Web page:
Revealing and Concealing Ill Identity: A Performance Narrative of IBD Disclosure

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Health Communication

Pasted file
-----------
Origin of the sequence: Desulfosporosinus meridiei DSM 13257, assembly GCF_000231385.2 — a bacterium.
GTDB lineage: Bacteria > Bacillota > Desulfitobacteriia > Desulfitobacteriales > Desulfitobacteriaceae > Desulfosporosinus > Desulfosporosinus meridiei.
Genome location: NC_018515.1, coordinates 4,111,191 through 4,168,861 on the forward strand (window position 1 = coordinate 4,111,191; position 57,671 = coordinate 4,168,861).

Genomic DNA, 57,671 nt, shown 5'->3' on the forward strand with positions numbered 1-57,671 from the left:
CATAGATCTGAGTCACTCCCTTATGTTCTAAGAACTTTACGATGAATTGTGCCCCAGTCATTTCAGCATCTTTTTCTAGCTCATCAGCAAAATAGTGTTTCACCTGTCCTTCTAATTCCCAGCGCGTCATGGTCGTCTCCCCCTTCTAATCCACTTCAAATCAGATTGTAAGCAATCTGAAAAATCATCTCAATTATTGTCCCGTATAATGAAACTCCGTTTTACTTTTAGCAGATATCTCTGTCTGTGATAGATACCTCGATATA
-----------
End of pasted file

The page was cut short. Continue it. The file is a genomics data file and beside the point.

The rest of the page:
Revealing a hidden, chronic illness is a risky and vulnerable act. Ill individuals often remain socially stigmatized, and those who live with invisible illness must legitimize their ill identity since they infrequently look sick. For individuals with inflammatory bowel disease (IBD), disclosing one's illness carries unique challenges because of the grotesque and taboo nature of the disease. To this end, the bathroom or "water closet" is more than a functional place-it is a space to hide one's ill identity. For many, the point of departure from safety to vulnerability occurs when there is a desire to disclose. In this descriptive essay, revelation of an invisible illness, IBD, and disclosure to others are explored as embodied and situated communication. Through performance narrative, the author shares stories of her disclosive moments to inform others about IBD, explores how the water closet can be a metaphoric boundary, examines various strategies used in revealing hidden illness, and offers possible implications for IBD disclosure to the self and relationships with others. © 2013 Copyright Taylor and Francis Group, LLC.

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